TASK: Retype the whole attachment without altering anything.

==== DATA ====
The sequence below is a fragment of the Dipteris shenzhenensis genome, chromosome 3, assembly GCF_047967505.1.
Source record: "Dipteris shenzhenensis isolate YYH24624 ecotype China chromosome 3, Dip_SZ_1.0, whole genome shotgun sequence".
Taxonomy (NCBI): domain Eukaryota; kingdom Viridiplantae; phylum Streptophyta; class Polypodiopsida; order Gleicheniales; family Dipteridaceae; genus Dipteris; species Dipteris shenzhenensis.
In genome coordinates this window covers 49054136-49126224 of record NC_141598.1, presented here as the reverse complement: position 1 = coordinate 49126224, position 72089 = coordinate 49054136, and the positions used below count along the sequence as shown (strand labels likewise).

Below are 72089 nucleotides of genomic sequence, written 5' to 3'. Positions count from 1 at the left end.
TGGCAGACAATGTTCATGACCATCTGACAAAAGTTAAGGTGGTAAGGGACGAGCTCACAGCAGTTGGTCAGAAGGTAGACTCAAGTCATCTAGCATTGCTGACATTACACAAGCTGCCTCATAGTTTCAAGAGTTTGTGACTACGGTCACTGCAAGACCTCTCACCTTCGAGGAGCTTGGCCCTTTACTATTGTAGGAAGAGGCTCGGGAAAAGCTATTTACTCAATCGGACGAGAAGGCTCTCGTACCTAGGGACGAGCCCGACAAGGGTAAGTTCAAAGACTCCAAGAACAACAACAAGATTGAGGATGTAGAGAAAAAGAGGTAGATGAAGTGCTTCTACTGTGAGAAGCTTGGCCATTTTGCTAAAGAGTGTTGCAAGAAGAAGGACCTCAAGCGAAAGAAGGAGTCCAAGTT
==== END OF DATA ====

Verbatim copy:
The sequence below is a fragment of the Dipteris shenzhenensis genome, chromosome 3, assembly GCF_047967505.1.
Source record: "Dipteris shenzhenensis isolate YYH24624 ecotype China chromosome 3, Dip_SZ_1.0, whole genome shotgun sequence".
Taxonomy (NCBI): domain Eukaryota; kingdom Viridiplantae; phylum Streptophyta; class Polypodiopsida; order Gleicheniales; family Dipteridaceae; genus Dipteris; species Dipteris shenzhenensis.
In genome coordinates this window covers 49054136-49126224 of record NC_141598.1, presented here as the reverse complement: position 1 = coordinate 49126224, position 72089 = coordinate 49054136, and the positions used below count along the sequence as shown (strand labels likewise).

Below are 72089 nucleotides of genomic sequence, written 5' to 3'. Positions count from 1 at the left end.
TGGCAGACAATGTTCATGACCATCTGACAAAAGTTAAGGTGGTAAGGGACGAGCTCACAGCAGTTGGTCAGAAGGTAGACTCAAGTCATCTAGCATTGCTGACATTACACAAGCTGCCTCATAGTTTCAAGAGTTTGTGACTACGGTCACTGCAAGACCTCTCACCTTCGAGGAGCTTGGCCCTTTACTATTGTAGGAAGAGGCTCGGGAAAAGCTATTTACTCAATCGGACGAGAAGGCTCTCGTACCTAGGGACGAGCCCGACAAGGGTAAGTTCAAAGACTCCAAGAACAACAACAAGATTGAGGATGTAGAGAAAAAGAGGTAGATGAAGTGCTTCTACTGTGAGAAGCTTGGCCATTTTGCTAAAGAGTGTTGCAAGAAGAAGGACCTCAAGCGAAAGAAGGAGTCCAAGTT